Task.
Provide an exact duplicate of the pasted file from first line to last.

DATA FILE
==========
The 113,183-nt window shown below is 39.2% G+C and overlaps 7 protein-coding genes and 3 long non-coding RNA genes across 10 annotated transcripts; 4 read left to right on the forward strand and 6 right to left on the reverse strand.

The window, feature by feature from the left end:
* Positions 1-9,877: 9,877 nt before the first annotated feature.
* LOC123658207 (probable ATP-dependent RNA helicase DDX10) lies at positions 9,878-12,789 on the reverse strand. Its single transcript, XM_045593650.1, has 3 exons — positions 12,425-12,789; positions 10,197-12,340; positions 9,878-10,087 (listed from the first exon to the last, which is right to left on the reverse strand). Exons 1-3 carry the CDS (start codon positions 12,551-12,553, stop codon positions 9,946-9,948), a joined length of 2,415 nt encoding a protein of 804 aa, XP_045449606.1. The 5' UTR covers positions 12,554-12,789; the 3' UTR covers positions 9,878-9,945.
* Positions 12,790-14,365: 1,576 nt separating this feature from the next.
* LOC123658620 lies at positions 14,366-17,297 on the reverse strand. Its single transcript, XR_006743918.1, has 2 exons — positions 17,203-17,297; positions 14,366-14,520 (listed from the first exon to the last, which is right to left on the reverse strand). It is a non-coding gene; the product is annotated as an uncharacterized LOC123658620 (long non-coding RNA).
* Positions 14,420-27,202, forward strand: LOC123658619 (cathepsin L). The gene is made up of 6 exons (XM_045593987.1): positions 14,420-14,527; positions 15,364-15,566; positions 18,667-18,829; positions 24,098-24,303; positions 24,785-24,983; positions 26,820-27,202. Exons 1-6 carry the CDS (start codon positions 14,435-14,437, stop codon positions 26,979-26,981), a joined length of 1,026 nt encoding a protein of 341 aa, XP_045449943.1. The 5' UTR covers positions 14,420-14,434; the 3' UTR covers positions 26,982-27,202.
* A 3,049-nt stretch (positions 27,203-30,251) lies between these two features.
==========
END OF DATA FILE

The 113,183-nt window shown below is 39.2% G+C and overlaps 7 protein-coding genes and 3 long non-coding RNA genes across 10 annotated transcripts; 4 read left to right on the forward strand and 6 right to left on the reverse strand.

The window, feature by feature from the left end:
* Positions 1-9,877: 9,877 nt before the first annotated feature.
* LOC123658207 (probable ATP-dependent RNA helicase DDX10) lies at positions 9,878-12,789 on the reverse strand. Its single transcript, XM_045593650.1, has 3 exons — positions 12,425-12,789; positions 10,197-12,340; positions 9,878-10,087 (listed from the first exon to the last, which is right to left on the reverse strand). Exons 1-3 carry the CDS (start codon positions 12,551-12,553, stop codon positions 9,946-9,948), a joined length of 2,415 nt encoding a protein of 804 aa, XP_045449606.1. The 5' UTR covers positions 12,554-12,789; the 3' UTR covers positions 9,878-9,945.
* Positions 12,790-14,365: 1,576 nt separating this feature from the next.
* LOC123658620 lies at positions 14,366-17,297 on the reverse strand. Its single transcript, XR_006743918.1, has 2 exons — positions 17,203-17,297; positions 14,366-14,520 (listed from the first exon to the last, which is right to left on the reverse strand). It is a non-coding gene; the product is annotated as an uncharacterized LOC123658620 (long non-coding RNA).
* Positions 14,420-27,202, forward strand: LOC123658619 (cathepsin L). The gene is made up of 6 exons (XM_045593987.1): positions 14,420-14,527; positions 15,364-15,566; positions 18,667-18,829; positions 24,098-24,303; positions 24,785-24,983; positions 26,820-27,202. Exons 1-6 carry the CDS (start codon positions 14,435-14,437, stop codon positions 26,979-26,981), a joined length of 1,026 nt encoding a protein of 341 aa, XP_045449943.1. The 5' UTR covers positions 14,420-14,434; the 3' UTR covers positions 26,982-27,202.
* A 3,049-nt stretch (positions 27,203-30,251) lies between these two features.